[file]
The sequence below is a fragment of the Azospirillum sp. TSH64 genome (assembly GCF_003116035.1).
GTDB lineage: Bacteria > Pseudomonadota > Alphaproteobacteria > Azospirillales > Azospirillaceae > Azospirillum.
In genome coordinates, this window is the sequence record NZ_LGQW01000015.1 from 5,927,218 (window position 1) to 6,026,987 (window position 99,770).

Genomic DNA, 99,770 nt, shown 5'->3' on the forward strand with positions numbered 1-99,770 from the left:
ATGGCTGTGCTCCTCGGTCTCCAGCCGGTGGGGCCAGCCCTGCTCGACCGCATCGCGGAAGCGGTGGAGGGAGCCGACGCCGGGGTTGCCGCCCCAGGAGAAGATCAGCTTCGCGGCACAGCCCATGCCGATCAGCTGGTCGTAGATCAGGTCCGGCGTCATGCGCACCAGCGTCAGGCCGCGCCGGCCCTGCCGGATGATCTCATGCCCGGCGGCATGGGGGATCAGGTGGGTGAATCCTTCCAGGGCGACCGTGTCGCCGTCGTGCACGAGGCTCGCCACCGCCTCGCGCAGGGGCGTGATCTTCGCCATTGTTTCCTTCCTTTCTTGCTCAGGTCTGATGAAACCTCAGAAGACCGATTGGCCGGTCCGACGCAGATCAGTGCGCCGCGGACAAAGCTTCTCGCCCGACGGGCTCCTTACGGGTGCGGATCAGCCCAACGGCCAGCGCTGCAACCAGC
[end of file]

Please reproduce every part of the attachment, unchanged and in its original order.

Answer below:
The sequence below is a fragment of the Azospirillum sp. TSH64 genome (assembly GCF_003116035.1).
GTDB lineage: Bacteria > Pseudomonadota > Alphaproteobacteria > Azospirillales > Azospirillaceae > Azospirillum.
In genome coordinates, this window is the sequence record NZ_LGQW01000015.1 from 5,927,218 (window position 1) to 6,026,987 (window position 99,770).

Genomic DNA, 99,770 nt, shown 5'->3' on the forward strand with positions numbered 1-99,770 from the left:
ATGGCTGTGCTCCTCGGTCTCCAGCCGGTGGGGCCAGCCCTGCTCGACCGCATCGCGGAAGCGGTGGAGGGAGCCGACGCCGGGGTTGCCGCCCCAGGAGAAGATCAGCTTCGCGGCACAGCCCATGCCGATCAGCTGGTCGTAGATCAGGTCCGGCGTCATGCGCACCAGCGTCAGGCCGCGCCGGCCCTGCCGGATGATCTCATGCCCGGCGGCATGGGGGATCAGGTGGGTGAATCCTTCCAGGGCGACCGTGTCGCCGTCGTGCACGAGGCTCGCCACCGCCTCGCGCAGGGGCGTGATCTTCGCCATTGTTTCCTTCCTTTCTTGCTCAGGTCTGATGAAACCTCAGAAGACCGATTGGCCGGTCCGACGCAGATCAGTGCGCCGCGGACAAAGCTTCTCGCCCGACGGGCTCCTTACGGGTGCGGATCAGCCCAACGGCCAGCGCTGCAACCAGC